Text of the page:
Your data provides a macro view of current brand & industry trends and the competitive landscape. But on a more micro level it is a dipstick of your current & potential customers’ sentiments, which can also highlight new opportunities to build your brand.
6. Mobilise your social army to march for you
Always nurture your champions; at times, their voice will be heard even louder than yours.
Remember your fans are your number one ambassadors. Provide them with value on digital, and watch them start to build your brand for you. And contrary to what Kanye West thinks, praise for your brand sounds a lot better coming from someone else’s mouth than your own – so make sure you give them the right equipment to do the job for you (good customer experience, valuable content…).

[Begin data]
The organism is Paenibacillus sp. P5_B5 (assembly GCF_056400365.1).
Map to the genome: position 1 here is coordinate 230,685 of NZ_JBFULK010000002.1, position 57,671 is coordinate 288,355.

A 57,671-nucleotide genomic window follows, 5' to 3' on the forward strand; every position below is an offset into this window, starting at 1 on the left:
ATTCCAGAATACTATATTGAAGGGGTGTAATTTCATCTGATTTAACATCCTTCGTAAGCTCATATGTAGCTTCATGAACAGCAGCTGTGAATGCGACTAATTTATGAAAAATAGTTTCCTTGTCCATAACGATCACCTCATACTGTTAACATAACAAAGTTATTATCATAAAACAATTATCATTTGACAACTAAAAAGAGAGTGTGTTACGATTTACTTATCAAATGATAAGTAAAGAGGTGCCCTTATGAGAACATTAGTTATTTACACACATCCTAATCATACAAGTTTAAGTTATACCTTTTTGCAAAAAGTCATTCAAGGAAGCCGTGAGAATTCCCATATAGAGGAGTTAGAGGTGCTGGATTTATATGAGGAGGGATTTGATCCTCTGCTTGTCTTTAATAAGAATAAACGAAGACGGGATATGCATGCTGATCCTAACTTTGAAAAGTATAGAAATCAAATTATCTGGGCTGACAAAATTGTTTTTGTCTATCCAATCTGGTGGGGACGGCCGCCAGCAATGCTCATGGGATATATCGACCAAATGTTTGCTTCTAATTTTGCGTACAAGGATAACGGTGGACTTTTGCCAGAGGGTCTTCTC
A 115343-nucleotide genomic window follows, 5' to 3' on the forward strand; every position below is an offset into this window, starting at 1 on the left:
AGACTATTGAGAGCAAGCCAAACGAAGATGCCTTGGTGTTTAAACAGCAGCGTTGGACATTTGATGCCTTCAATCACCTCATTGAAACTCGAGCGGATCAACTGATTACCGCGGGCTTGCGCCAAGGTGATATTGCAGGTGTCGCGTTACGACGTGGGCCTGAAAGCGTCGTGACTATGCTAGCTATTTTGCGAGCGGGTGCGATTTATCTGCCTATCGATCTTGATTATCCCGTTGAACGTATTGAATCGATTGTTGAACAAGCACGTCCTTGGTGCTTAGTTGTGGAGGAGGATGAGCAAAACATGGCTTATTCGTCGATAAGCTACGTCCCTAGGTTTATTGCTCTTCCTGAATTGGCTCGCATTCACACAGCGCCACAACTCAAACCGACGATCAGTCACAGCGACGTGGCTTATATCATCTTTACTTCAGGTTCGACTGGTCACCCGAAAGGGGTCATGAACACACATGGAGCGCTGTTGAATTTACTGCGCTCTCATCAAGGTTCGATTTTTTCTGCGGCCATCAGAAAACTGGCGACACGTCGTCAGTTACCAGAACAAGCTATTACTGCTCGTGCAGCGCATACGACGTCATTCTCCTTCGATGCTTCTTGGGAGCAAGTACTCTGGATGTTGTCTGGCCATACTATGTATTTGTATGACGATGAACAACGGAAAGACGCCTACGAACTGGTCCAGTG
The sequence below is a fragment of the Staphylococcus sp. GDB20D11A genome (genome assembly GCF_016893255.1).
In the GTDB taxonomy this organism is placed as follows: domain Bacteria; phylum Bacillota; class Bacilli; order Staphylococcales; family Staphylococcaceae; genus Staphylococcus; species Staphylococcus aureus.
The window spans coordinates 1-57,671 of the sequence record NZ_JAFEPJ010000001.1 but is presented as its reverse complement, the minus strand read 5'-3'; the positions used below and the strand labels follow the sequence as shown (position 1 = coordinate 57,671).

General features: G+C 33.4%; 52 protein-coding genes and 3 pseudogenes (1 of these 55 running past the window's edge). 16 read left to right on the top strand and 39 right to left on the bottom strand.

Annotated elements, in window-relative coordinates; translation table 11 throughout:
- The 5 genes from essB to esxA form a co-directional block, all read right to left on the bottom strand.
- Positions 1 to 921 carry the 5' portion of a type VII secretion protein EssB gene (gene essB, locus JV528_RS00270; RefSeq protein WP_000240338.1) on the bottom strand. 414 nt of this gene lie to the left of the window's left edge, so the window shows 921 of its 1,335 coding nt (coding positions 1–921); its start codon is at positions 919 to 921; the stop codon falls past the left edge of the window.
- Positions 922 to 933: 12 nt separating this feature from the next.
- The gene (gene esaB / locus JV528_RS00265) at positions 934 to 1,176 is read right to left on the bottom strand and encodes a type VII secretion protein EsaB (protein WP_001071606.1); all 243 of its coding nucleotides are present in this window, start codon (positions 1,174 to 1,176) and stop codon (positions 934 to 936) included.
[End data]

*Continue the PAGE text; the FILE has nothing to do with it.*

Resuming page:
When you can find ways to give your fans ‘experiences’ rather than just free stuff, you give them a moment worth talking about. During our work on The Apartment, we gave some lucky fans a chance to party with the contestants inside the house that they lived in and designed during the show. By taking fans beyond the looking glass in this way, we were able to create a genuine connection, which led to great user-generated-content and stories for weeks after the campaign. It also created lifelong fans and champions of the show.
7. Make each day count
Keeping your content fresh from day to day is more important than ever. To keep things interesting for our shows, we try to capitalise on as many new platform features as possible – from Facebook Live Q&A sessions with eliminated contestants, animated gif Newsfeed games with prizes, and very visual episode recaps and teasers using Instagram carousel units.